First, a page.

Since the early 1990s, former Sen. Sam Nunn has been sounding alarms about the danger of so-called "loose nukes" falling into the hands of terrorists.
"The thing I worry about most is nuclear weapons being in the hands of a group that does not have a return address. North Korea has a return address. The question is who they may sell the material to, or weapons to," Nunn says.
That's one danger. Another is a rogue state like North Korea funneling nuclear ingredients directly to them, CBS News chief investigative correspondent Armen Keteyian says.
"That's the raw material for terrorism, and it's not properly secured in many cases. Small amounts, but enough to make a crude weapon," Nunn says.
What alarms Nunn and others is the amount of weapons-grade uranium and plutonium available on the worldwide black market. Some sellers are working inside countries like Pakistan, others are working out of the trunk of a car.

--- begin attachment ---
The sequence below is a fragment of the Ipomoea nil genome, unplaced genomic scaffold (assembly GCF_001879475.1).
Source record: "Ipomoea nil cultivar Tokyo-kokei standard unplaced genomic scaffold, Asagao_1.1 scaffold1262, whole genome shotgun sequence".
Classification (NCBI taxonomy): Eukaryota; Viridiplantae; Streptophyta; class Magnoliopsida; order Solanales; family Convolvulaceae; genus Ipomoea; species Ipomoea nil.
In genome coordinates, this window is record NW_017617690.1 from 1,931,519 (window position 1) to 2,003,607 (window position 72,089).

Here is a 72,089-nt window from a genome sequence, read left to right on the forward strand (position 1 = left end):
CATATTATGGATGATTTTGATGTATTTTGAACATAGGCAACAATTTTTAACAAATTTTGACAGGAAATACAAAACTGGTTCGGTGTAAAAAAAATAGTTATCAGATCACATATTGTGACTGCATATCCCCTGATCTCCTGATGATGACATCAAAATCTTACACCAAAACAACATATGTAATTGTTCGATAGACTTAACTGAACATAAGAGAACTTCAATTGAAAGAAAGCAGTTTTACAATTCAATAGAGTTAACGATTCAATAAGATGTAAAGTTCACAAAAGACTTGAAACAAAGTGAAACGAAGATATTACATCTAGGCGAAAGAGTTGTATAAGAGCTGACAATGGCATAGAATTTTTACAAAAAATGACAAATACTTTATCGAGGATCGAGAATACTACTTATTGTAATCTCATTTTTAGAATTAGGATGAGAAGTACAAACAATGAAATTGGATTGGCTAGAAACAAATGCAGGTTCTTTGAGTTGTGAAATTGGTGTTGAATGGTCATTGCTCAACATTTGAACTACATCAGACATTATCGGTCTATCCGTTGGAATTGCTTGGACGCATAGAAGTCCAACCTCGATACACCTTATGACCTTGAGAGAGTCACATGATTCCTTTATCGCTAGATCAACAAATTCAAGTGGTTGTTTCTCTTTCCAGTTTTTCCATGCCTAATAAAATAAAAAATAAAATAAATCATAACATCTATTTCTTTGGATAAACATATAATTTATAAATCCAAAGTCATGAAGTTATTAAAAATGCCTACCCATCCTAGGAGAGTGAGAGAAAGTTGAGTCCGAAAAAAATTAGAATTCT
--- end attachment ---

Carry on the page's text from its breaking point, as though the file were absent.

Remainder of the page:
In fact, the number of "confirmed incidents" of illegal trafficking in nuclear materials has grown from about 25 worldwide in 1996 to nearly five times that number two years ago, according to the International Atomic Energy Agency.
That's why the U.S. government is taking new steps to track nuclear ingredients.
"We're looking at instruments that can help us detect the movement of nuclear materials," says Dr. Ralph James of Brookhaven National Laboratory on Long Island, not far from New York City.
At Brookhaven National, James is developing a new generation of nuclear sensors meant to be deployed around the country at airports, seaports, bridges and tunnels.
It will be a difficult task. It's not easy to determine, often on the fly, the difference between gamma rays emitted from a pack of kitty litter and a dirty bomb being driven into the heart of a major U.S. city.
Nevertheless, James says his technology is not just scientific smoke and mirrors. "These detector technologies are plenty capable of detecting radiation," he says. "But I don't want to diminish the fact we're still trying to increase their sensitivity."
It's an increasingly urgent mission now that North Korea may be a nuclear country, one with a history of selling its weapons to any willing buyer.
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